8. Having variety in my work
      9. Learning new skills that stretch me
      10. Being competitive and winning.

When my motivations are being met, I love every minute of my work. When they’re not, I get itchy feet or I become miserable. Now I understand what to look for. If I can’t see a big challenge, or don’t feel able to make a difference, I know I’ll be better off going elsewhere. If there isn’t room for my creative expression, I’ll feel constrained and frustrated.

      • Test your list as you go about your everyday life. While it may change slightly according to your life circumstances, many of our motivations remain remarkably stable over time.

STEP 2: Ask people about their motivations

      • If you manage a team, schedule time with each person and follow the same process of identifying when they’ve been motivated and demotivated; you’ll learn so much about them. If Ravi’s boss had taken the time to do this, he could have prevented a situation where Ravi walked out of the door with 30 years of experience.
      • You can do the same exercise as a parent. My teenage son has little interest in academic studies but loves social interaction, wants to feel stimulated by a subject, and enjoys variety. This gives a huge clue to how he learns best. When he has an exam, his revision is more motivating and productive when he conducts it as a conversation with a friend or family member, and when he switches regularly between topics. When we remember to set it up this way, he’s more motivated to study. This approach beats moralistic lectures and nagging complaints, which will only be met with grudging compliance or outright resistance.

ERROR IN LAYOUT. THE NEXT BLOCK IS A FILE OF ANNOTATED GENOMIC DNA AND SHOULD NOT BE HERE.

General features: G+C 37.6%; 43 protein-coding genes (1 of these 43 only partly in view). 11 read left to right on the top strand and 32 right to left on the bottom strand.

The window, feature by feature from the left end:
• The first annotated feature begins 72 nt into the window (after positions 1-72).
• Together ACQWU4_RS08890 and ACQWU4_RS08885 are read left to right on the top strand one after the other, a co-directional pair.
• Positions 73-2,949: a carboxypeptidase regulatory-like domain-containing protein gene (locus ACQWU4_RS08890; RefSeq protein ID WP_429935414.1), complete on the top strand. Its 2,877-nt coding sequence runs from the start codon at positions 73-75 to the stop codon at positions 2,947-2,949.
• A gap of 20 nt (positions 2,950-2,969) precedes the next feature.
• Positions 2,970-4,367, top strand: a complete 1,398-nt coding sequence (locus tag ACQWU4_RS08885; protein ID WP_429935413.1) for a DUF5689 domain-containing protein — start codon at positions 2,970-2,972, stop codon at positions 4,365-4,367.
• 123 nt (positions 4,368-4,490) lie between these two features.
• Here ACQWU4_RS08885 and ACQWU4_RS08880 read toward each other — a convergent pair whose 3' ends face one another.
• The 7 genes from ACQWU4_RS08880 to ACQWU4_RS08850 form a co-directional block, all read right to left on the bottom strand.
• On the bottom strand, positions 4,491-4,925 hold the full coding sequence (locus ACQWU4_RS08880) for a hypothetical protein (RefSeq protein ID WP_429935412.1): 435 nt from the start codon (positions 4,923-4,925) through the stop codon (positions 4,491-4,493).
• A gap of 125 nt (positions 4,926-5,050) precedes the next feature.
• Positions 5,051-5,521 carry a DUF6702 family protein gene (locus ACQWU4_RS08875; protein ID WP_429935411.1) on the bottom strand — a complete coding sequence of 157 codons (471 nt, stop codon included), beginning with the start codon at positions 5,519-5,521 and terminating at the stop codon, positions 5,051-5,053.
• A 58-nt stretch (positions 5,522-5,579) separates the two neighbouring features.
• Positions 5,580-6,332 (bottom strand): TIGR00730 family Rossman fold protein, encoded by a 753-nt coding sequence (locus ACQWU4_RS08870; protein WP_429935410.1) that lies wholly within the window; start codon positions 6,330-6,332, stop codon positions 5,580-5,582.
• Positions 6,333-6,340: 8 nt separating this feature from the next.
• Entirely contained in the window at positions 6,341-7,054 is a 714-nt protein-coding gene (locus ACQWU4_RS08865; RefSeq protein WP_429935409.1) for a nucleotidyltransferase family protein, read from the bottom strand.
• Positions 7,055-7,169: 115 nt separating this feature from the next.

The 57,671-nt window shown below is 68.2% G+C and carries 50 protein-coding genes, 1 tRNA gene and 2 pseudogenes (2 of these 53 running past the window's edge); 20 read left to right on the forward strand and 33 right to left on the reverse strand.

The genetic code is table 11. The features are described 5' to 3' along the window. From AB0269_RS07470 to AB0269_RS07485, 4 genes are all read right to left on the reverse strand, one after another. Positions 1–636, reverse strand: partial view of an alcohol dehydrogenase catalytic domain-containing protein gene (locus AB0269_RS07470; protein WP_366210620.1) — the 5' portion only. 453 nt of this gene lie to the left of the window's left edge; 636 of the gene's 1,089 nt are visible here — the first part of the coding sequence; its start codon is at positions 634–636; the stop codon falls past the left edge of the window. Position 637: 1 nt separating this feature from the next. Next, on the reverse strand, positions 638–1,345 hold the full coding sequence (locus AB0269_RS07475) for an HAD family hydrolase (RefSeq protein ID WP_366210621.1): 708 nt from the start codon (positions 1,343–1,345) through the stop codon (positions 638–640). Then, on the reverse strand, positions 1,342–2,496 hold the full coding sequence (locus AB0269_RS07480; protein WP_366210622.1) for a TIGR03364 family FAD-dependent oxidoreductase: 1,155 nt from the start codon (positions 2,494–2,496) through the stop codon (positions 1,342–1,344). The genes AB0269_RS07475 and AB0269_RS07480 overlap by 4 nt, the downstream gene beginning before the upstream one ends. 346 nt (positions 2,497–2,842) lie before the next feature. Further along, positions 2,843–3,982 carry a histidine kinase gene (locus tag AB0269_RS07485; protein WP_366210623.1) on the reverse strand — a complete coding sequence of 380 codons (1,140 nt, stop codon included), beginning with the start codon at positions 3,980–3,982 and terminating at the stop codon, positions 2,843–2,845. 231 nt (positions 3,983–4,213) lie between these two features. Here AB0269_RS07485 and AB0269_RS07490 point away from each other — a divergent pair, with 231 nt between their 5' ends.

STEP 3: Talk about motivations

      • It’s not enough to notice motivations: what’s important is to discuss them. If you manage people, make sure your one-to-one meetings aren’t just about goals and objectives. For example, if you know that one of your team members is highly motivated by career progression, make sure you periodically review the route-map to a promotion. And if you can’t see opportunities for them to progress soon, be aware that they may leave if a better offer comes up.
      • Rather than waiting for your manager to instigate a conversation about motivations, tell your manager what you need from them. They’re not mind readers, so you need to tell them how you operate at your best. The same is true in your relationships and with your family.

There won’t always be a perfect fit between your motivations and the situation you find yourself in, but if you understand how you operate at your best, and discuss this with the people around you, you have a better chance of creating the circumstances that match your motivations. What’s more, if you understand other people’s motivations, you can help them fly.

See here for the original article, first published on the Psychology Today website.